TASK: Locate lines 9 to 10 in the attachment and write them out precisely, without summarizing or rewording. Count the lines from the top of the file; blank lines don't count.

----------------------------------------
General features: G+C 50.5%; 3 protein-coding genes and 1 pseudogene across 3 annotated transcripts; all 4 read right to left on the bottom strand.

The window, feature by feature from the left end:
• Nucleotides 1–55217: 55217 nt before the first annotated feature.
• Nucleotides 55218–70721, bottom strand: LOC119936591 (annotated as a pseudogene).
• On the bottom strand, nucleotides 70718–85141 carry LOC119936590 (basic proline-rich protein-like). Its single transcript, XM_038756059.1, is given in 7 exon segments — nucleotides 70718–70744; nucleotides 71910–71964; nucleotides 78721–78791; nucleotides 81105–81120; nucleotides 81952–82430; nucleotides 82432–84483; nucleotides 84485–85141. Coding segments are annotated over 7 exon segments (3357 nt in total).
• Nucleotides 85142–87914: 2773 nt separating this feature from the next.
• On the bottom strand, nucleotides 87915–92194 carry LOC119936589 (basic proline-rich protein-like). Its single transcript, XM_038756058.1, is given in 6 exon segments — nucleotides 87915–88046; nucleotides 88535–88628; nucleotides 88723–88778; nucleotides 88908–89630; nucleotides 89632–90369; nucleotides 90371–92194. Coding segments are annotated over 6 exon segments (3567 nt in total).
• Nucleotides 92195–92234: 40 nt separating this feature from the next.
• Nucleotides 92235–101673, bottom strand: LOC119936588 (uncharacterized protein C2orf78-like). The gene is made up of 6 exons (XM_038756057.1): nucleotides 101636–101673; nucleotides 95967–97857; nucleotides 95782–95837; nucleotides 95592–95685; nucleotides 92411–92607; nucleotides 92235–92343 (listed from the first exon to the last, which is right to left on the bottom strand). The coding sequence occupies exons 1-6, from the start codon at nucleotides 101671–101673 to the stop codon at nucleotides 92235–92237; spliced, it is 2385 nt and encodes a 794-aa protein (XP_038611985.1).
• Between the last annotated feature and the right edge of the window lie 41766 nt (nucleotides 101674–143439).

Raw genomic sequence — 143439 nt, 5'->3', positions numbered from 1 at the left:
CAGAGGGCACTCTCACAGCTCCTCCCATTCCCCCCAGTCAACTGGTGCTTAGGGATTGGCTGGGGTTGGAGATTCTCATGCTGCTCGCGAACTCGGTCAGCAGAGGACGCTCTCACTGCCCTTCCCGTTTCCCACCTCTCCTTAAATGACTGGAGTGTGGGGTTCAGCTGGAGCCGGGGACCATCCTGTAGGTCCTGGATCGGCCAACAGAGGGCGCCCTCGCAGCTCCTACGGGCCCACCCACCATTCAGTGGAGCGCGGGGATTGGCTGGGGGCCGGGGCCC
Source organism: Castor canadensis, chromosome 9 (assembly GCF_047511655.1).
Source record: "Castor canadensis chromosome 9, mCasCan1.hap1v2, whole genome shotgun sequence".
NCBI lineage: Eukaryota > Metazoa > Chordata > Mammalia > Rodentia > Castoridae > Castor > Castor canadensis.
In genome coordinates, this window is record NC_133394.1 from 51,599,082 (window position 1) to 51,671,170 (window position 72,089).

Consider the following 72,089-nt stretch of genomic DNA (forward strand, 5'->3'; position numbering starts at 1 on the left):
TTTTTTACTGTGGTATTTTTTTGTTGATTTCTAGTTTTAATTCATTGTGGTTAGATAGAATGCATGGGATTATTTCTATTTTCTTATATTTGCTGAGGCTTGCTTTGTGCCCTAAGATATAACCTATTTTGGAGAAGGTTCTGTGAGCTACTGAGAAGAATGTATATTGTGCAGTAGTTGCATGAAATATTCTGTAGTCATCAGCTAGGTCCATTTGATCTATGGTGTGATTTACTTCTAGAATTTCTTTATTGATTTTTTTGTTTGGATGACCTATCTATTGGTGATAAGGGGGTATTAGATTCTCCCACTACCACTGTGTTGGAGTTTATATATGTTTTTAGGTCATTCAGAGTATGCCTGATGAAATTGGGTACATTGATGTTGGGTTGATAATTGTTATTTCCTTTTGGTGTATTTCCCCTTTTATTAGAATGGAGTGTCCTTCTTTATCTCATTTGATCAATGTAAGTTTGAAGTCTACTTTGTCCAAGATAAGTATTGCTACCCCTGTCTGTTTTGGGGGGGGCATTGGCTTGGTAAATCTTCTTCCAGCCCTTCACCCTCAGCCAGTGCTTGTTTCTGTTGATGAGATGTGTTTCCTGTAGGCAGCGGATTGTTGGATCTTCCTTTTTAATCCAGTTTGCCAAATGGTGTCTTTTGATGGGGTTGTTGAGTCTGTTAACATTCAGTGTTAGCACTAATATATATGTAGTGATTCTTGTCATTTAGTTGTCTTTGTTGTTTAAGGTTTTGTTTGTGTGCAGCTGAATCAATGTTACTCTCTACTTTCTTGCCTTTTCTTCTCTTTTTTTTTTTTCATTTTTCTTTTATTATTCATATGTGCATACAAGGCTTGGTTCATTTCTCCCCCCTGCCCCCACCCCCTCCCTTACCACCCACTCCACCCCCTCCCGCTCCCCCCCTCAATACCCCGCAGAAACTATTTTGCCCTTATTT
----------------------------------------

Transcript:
• Nucleotides 92235–101673, bottom strand: LOC119936588 (uncharacterized protein C2orf78-like). The gene is made up of 6 exons (XM_038756057.1): nucleotides 101636–101673; nucleotides 95967–97857; nucleotides 95782–95837; nucleotides 95592–95685; nucleotides 92411–92607; nucleotides 92235–92343 (listed from the first exon to the last, which is right to left on the bottom strand). The coding sequence occupies exons 1-6, from the start codon at nucleotides 101671–101673 to the stop codon at nucleotides 92235–92237; spliced, it is 2385 nt and encodes a 794-aa protein (XP_038611985.1).
• Between the last annotated feature and the right edge of the window lie 41766 nt (nucleotides 101674–143439).